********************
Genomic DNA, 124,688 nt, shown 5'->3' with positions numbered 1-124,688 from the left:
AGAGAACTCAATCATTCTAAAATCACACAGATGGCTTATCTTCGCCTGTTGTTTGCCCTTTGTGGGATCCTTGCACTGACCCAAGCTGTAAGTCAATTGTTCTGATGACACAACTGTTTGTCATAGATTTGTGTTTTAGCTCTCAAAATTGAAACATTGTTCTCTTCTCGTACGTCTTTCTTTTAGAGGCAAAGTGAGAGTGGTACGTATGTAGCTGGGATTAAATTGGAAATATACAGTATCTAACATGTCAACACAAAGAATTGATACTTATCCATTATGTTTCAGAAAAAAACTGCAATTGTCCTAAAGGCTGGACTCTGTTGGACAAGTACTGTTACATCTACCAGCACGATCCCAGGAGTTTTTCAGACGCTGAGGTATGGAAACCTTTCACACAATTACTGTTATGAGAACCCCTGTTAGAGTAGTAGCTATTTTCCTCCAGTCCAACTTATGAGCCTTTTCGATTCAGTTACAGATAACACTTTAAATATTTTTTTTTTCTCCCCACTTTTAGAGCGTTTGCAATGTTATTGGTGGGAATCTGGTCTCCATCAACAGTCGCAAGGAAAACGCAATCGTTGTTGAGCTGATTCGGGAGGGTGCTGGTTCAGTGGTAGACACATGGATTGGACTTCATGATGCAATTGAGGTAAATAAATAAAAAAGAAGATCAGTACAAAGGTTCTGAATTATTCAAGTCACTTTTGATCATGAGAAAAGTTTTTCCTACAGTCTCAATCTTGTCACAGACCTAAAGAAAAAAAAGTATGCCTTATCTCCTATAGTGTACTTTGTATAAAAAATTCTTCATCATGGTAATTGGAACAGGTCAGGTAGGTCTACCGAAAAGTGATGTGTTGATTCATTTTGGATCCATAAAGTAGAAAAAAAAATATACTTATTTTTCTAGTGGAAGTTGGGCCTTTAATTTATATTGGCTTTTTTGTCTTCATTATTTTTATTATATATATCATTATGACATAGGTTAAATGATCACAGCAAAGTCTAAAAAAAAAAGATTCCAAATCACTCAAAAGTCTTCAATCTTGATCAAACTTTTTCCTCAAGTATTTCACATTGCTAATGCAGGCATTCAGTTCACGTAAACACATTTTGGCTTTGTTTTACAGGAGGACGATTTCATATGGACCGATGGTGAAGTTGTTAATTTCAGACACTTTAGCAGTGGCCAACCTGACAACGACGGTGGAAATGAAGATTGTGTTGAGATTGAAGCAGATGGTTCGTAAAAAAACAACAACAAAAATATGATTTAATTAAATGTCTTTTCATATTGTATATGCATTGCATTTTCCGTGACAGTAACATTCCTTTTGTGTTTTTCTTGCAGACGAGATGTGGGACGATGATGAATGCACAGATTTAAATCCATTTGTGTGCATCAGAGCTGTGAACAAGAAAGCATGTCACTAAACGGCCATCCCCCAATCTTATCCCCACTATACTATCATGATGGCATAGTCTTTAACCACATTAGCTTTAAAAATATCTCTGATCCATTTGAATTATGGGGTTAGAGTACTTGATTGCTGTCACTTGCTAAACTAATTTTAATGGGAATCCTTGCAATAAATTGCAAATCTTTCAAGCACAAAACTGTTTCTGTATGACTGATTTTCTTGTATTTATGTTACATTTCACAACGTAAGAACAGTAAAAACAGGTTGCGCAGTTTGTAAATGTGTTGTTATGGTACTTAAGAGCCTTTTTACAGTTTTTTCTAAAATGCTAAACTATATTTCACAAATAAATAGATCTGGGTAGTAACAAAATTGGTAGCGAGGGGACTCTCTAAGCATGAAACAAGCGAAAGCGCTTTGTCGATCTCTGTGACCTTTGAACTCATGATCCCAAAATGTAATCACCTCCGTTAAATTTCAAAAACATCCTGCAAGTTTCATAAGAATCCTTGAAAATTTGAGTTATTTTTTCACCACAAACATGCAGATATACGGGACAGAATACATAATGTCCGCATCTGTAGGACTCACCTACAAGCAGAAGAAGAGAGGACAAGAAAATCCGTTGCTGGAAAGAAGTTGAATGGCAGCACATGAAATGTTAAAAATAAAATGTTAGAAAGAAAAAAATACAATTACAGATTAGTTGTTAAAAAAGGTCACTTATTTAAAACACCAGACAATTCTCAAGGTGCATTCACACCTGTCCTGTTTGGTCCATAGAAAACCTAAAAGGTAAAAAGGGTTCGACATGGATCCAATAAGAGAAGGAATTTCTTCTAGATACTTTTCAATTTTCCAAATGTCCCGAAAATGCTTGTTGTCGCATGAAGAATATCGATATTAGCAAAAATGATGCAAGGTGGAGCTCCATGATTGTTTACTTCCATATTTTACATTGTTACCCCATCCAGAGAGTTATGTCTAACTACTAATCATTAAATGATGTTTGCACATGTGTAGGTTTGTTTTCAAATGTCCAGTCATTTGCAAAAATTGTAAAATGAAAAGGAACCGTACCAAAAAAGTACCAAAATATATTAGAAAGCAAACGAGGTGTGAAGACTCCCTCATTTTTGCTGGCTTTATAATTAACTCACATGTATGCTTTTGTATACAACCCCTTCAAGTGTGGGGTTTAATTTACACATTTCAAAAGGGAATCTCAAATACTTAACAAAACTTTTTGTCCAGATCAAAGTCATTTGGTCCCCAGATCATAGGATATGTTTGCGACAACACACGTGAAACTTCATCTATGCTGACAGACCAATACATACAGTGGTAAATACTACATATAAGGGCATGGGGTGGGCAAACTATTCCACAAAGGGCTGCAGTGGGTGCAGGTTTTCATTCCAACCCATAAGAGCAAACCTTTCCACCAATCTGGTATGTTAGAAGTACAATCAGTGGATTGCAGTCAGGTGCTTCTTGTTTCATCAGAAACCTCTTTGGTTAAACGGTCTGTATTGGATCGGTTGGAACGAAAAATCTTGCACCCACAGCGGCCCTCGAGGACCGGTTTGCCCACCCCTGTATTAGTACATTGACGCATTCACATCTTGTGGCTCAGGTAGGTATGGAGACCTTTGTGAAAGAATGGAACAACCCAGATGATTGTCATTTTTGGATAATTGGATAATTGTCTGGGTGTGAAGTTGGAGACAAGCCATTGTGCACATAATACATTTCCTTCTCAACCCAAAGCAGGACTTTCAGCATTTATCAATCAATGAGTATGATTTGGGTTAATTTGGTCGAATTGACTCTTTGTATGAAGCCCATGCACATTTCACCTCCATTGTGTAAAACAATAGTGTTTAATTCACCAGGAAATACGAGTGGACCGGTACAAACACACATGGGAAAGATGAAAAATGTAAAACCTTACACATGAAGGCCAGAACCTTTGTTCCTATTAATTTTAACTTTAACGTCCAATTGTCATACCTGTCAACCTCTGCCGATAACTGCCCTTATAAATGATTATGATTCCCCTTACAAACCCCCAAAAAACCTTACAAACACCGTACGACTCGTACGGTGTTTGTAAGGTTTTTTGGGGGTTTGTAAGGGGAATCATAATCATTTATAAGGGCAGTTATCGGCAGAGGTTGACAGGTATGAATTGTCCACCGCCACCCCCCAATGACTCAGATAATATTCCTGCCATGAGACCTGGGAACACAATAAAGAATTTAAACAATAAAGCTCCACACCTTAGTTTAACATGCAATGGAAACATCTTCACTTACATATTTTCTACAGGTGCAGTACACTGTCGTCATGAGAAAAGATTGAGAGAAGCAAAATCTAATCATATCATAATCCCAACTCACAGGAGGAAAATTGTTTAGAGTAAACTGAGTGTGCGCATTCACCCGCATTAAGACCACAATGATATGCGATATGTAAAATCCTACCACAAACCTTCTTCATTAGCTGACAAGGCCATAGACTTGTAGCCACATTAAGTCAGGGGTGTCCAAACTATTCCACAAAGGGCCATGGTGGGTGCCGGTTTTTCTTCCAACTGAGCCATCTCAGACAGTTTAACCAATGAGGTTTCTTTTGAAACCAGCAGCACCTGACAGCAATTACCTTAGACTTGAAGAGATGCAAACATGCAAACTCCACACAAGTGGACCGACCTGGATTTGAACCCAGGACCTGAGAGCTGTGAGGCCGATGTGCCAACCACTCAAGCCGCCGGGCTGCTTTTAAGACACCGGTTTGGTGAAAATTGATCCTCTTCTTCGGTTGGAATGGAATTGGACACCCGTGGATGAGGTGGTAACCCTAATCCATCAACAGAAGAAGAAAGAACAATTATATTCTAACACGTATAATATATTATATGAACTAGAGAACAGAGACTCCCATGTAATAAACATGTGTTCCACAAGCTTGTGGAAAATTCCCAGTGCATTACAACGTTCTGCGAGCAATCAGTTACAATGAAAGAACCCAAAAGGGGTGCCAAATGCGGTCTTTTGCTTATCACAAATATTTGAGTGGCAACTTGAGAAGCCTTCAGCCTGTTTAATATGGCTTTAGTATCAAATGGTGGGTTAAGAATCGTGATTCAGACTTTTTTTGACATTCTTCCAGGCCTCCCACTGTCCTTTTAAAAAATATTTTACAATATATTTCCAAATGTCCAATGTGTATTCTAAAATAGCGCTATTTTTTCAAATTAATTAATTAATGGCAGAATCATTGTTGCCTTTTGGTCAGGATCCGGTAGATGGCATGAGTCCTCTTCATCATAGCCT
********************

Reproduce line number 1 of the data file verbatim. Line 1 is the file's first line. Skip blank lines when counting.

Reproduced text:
Genomic DNA, 124,688 nt, shown 5'->3' with positions numbered 1-124,688 from the left: